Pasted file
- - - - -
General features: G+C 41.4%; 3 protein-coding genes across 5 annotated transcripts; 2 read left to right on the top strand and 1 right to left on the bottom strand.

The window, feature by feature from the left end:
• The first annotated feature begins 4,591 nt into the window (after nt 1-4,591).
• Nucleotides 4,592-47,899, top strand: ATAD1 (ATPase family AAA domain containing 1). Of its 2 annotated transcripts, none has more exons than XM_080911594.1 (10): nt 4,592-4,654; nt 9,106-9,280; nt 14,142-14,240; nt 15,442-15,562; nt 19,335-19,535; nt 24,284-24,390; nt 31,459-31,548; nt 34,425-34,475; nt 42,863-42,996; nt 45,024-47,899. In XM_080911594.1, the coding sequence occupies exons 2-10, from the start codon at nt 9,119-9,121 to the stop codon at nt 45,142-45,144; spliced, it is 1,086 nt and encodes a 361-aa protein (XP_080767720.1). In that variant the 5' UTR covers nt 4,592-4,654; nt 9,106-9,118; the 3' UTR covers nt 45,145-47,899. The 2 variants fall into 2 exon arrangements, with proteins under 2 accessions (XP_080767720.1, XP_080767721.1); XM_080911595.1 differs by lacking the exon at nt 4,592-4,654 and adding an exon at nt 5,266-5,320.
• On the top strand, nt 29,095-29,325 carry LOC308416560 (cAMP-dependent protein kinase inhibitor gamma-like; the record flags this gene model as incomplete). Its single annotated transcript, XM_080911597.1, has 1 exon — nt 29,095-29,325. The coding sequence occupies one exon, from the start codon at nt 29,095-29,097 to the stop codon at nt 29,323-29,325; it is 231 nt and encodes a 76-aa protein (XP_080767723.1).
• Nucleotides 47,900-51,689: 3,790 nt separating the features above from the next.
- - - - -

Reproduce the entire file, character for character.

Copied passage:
General features: G+C 41.4%; 3 protein-coding genes across 5 annotated transcripts; 2 read left to right on the top strand and 1 right to left on the bottom strand.

The window, feature by feature from the left end:
• The first annotated feature begins 4,591 nt into the window (after nt 1-4,591).
• Nucleotides 4,592-47,899, top strand: ATAD1 (ATPase family AAA domain containing 1). Of its 2 annotated transcripts, none has more exons than XM_080911594.1 (10): nt 4,592-4,654; nt 9,106-9,280; nt 14,142-14,240; nt 15,442-15,562; nt 19,335-19,535; nt 24,284-24,390; nt 31,459-31,548; nt 34,425-34,475; nt 42,863-42,996; nt 45,024-47,899. In XM_080911594.1, the coding sequence occupies exons 2-10, from the start codon at nt 9,119-9,121 to the stop codon at nt 45,142-45,144; spliced, it is 1,086 nt and encodes a 361-aa protein (XP_080767720.1). In that variant the 5' UTR covers nt 4,592-4,654; nt 9,106-9,118; the 3' UTR covers nt 45,145-47,899. The 2 variants fall into 2 exon arrangements, with proteins under 2 accessions (XP_080767720.1, XP_080767721.1); XM_080911595.1 differs by lacking the exon at nt 4,592-4,654 and adding an exon at nt 5,266-5,320.
• On the top strand, nt 29,095-29,325 carry LOC308416560 (cAMP-dependent protein kinase inhibitor gamma-like; the record flags this gene model as incomplete). Its single annotated transcript, XM_080911597.1, has 1 exon — nt 29,095-29,325. The coding sequence occupies one exon, from the start codon at nt 29,095-29,097 to the stop codon at nt 29,323-29,325; it is 231 nt and encodes a 76-aa protein (XP_080767723.1).
• Nucleotides 47,900-51,689: 3,790 nt separating the features above from the next.